Inspecting equipment more frequently transforms maintenance programs from reactive to proactive.

Oil analysis is the cornerstone of effective condition-based maintenance programs. Commercial oil analysis labs play a significant role in developing these programs and can help process facilities move from maintenance programs based on responding to failures to programs based on the condition of equipment and lubricant.

During a coaching session on reliability and lubrication, one plant’s maintenance personnel discussed laboratory oil analysis frequency. Like many facilities, this plant preferred to conduct their lab analyses on a quarterly basis. Although quarterly analysis is effective, waiting months to analyze lubrication poses risks for the plant. A successful oil analysis and lubrication program requires a more proactive approach that includes frequent inspections, solid maintenance training and proper monitoring accessories.

Integrated Oil Analysis

Integrating an oil analysis program is the key to early detection. However, plants often rely too heavily on analysis from outside labs. Truly effective oil analysis programs include integrated inspections and on-site screening.

Equipment can suffer from several possible lubrication failures during operation. If the root causes of those failures are not addressed, the maintenance problem can quickly go from bad to worse. Ninety days is a long time to go without feedback on equipment or lubricant condition.

Figure 1. An integrated oil analysis approach (Images and graphics courtesy of Des-Case Corporation). Click to enlarge.

Integrated oil analysis programs require daily or weekly inspections and monthly screenings, which occur in the time between quarterly lab analyses. An effective program will also include exception testing or diagnostics that may result from the lab analyses.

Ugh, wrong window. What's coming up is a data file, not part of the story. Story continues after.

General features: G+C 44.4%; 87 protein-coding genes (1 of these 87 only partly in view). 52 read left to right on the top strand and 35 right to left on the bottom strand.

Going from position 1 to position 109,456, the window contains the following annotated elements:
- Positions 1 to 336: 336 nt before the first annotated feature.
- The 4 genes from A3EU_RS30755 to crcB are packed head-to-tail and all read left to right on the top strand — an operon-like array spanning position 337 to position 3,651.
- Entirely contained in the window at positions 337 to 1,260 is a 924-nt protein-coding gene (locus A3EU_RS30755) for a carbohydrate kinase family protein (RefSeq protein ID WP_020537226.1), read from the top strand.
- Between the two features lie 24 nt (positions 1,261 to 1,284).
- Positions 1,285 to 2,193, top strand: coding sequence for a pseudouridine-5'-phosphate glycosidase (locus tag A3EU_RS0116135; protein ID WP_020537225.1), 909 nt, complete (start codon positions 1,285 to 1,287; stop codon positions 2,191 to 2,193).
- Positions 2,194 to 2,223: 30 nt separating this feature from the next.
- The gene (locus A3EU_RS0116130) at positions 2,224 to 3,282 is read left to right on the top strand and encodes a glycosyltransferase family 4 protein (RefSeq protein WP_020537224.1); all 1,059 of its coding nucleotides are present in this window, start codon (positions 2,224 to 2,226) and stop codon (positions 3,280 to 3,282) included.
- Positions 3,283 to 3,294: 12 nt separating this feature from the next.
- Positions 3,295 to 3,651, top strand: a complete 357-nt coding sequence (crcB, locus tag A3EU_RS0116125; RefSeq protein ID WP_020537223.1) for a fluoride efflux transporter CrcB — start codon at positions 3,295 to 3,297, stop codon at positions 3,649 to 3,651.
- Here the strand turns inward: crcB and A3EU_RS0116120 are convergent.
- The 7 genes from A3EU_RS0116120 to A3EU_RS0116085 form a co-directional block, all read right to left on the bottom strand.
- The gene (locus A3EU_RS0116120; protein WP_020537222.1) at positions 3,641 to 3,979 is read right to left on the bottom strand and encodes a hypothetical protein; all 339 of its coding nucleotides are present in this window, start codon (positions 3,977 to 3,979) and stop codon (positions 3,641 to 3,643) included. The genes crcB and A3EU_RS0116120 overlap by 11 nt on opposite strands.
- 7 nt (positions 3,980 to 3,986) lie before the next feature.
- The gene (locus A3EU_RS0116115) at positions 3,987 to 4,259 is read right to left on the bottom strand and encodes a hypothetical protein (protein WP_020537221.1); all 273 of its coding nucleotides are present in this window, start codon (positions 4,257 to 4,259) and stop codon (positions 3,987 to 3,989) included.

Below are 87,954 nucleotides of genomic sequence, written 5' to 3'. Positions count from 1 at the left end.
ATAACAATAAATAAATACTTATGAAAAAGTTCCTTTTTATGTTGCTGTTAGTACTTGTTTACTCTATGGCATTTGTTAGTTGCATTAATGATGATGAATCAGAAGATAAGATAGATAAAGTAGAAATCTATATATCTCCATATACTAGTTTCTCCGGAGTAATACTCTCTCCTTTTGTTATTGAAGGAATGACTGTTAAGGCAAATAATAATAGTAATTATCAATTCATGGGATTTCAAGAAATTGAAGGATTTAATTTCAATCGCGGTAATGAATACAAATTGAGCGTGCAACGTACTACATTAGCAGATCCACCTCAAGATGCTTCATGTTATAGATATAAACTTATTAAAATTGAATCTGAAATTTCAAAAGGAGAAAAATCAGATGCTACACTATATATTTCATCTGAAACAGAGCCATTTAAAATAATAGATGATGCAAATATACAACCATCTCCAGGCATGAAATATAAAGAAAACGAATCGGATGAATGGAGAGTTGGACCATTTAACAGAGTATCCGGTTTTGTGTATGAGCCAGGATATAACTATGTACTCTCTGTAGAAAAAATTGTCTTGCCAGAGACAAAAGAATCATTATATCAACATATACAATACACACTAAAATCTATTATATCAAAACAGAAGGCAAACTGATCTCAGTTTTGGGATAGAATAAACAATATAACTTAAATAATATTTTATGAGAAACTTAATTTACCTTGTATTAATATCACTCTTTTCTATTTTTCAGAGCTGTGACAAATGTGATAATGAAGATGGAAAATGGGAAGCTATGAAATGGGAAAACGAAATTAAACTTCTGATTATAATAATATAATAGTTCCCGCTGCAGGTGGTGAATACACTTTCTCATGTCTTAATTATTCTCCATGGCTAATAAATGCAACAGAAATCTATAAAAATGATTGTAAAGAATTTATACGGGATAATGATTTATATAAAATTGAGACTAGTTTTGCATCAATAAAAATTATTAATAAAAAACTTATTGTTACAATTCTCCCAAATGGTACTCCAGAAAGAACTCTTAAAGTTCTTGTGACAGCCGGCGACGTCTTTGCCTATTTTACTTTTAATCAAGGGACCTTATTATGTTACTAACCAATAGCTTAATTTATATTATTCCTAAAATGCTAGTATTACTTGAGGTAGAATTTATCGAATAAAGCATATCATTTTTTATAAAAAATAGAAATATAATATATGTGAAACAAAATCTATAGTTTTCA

The daily or weekly inspection is perhaps the most effective front-line defense against equipment failures from improper or inadequate lubrication. These inspections can identify problems earlier than the quarterly analysis, such as sedimentation, water infiltration, excessive vibration, high running temperature, incorrect oil level and a change in the oil condition.

Monthly screening provides a closer look at the equipment’s condition. Personnel can identify changes in viscosity and wear debris, as well as problems with water concentration and solid contamination. Field instruments are often required to complete this level of screening and provide the necessary feedback to assess the overall condition of the machine and lubricant.

However, monthly screening does not replace quarterly lab analysis. The lab provides a controlled environment with standard testing methods to produce consistent feedback. A problem found during a monthly screening should result in further investigation by the lab.

Additional diagnostics may be required if targets or alarms are exceeded. If a problem is identified during the integrated oil analysis program, the equipment should undergo the next level of inspections immediately. If done correctly, visual inspections can identify the first signs of equipment failure and danger.

Inspection Check Sheets

Inspectors are responsible for knowing what to look for during visual inspections. Check sheets should be highly detailed to ensure the inspection is done properly. Phrases such as “inspect machine” or “record machine condition” are not specific enough to guarantee equipment condition or safety.